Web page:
In 1542 Lord le Poer’s financial position was undoubtedly in a bad way, for in this year his uncle, Lord Ormond, applied to the Council for a licence to allow his nephew to go over to England, setting forth that ” in consideration of his youth, and having little to live by,” he should have licence “to repair to the King’s Majesty, there to continue for a year or two, and to be admitted as a pensioner to attend upon his Highness.” He, however, does not appear then to have gone to England, though he did so later on in cominand of a body of Irish soldiers, known as ” Kernes,” to assist Henry VIII. against the French. Writing in the year 1544 to the King on the question of sending over auxiliaries, the Lord Justice and Council say, . . . that the Kerne made straunge to go because ther was no noble man of this Realme, to whom they moght truste ther relieffe in ther necessities, appoynted to conduct them; Your Highness . . . willed us to appointe such one of the noble men, that your Majestie did wryte to for provysion of Kerne, as we shulde think mete, to have the conduct the holle nomber- and upon consultation, considering that none of the Yrishe Lordes wer mete for that purpose, ne yet convenyent to send any of Th’Erles, or others of the nobilitie of th’Englishery beyng onweldy men for to go with light Kerne, fynally we had no choise, but either the Lorde of Duuboyne, or the Lorde Power, and accordingly have appoynted the saide Lorde Power, whiche ys a towarde, and an hardy yong gentleman, beyng very desyrous to serve your Highnes, to have the general conduct of them all, under your Majestie, or suche other as yt shall please your Grace to appoynte. We have lymyted to hym no enterteignement but referred him to your Majesties moste gracious order and lyberalyte.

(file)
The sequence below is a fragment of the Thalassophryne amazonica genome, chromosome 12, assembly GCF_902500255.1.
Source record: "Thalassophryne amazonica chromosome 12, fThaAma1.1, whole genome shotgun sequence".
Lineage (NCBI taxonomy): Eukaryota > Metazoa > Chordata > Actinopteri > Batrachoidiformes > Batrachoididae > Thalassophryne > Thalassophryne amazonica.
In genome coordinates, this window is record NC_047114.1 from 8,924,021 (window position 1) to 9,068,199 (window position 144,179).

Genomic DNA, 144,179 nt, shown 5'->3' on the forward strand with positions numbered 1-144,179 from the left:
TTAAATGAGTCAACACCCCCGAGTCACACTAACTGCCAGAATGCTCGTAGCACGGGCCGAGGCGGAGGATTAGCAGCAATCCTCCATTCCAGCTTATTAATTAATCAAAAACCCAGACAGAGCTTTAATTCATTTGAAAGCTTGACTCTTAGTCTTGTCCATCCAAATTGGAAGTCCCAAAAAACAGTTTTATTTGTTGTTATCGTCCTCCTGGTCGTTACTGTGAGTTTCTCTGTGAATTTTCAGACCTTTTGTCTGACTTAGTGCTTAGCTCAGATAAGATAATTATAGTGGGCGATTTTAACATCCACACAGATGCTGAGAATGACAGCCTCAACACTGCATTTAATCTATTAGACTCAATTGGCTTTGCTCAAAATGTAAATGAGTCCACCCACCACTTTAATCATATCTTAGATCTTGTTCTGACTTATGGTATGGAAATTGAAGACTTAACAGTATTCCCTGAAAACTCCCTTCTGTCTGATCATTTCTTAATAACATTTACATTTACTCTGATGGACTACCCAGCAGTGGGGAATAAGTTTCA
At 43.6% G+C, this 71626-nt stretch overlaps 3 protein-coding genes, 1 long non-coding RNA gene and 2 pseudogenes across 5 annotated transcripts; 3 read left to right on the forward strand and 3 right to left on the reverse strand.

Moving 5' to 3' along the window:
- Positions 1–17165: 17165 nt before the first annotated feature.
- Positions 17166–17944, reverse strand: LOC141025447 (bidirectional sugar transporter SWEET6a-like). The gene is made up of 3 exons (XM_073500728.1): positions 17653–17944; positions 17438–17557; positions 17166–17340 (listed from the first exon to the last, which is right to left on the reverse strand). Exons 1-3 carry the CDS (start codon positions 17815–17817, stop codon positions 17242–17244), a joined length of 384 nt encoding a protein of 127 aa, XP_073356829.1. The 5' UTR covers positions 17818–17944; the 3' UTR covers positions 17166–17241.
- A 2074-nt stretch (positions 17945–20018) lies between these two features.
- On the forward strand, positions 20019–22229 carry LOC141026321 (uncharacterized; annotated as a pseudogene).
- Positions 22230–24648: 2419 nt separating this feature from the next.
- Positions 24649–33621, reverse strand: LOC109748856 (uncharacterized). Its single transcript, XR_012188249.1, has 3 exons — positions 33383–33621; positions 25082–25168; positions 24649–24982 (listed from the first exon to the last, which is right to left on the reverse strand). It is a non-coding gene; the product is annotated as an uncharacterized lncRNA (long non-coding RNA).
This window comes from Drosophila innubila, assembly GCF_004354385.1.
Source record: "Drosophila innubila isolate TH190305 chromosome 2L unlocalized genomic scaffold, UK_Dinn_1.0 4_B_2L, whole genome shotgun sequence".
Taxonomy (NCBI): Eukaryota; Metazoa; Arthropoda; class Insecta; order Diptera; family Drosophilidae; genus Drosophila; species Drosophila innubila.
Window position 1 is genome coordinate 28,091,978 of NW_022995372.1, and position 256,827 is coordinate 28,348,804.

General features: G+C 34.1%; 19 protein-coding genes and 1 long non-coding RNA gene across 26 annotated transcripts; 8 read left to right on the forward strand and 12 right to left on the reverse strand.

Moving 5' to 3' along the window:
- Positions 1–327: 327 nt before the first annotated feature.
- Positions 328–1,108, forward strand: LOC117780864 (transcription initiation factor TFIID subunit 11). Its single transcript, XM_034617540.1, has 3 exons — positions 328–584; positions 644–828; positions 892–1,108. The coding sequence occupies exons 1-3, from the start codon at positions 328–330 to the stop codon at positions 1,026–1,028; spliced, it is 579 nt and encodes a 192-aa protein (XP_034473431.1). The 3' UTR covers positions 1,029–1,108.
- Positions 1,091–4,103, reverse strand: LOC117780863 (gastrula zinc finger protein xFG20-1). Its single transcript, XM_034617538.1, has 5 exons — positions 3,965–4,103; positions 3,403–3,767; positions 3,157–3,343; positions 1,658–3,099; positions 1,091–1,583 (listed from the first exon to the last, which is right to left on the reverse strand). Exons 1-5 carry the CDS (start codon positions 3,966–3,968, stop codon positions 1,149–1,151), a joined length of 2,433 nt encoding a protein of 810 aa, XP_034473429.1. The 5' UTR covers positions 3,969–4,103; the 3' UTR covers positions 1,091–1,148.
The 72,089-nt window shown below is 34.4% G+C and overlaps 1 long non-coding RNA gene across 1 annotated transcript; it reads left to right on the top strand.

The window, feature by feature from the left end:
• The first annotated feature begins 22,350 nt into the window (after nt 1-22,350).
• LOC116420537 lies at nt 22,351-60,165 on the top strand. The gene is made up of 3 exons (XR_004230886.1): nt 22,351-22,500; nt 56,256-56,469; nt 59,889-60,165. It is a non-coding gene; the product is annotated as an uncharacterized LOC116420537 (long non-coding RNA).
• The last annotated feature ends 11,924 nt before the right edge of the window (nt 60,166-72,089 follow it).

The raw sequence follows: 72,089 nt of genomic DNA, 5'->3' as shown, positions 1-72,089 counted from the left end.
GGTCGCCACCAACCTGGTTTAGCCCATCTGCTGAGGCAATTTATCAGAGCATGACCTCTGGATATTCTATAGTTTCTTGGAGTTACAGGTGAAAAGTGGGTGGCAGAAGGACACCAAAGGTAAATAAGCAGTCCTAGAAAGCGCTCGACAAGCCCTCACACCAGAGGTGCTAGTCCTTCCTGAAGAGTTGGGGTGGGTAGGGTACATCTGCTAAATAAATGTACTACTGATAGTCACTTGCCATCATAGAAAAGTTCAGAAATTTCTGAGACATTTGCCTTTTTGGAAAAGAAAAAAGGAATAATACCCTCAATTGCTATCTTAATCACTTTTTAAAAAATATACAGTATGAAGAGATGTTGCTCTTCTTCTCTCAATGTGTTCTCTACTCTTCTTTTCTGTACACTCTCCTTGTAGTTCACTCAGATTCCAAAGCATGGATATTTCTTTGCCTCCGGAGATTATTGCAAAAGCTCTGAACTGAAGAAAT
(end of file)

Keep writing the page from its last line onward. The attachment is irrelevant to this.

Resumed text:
“It may furder please your Majestie, that within this Realme every two Kerne use to have a page or boye, which commonly ys never theless a man, to beare ther mantells, weapons, and vyetailles for 2, 3, or 4 dayes when they goo in a volant journey; for whome and other shares of the marshalles, pypers surgions, and suche like, according to ther usage, they receye like enterteyment as for themselffes: yet, contrary ther said usage, because we thinke that in your Majesties standing warres they shalbe otherwise provided for, then thei can be here, we have willed them to have for every foure Kerne, but a page or boye; so as eight hundreth Kerne have 200 boies, which here is accompted by the name and in interteynement, for 1000 Kerne.”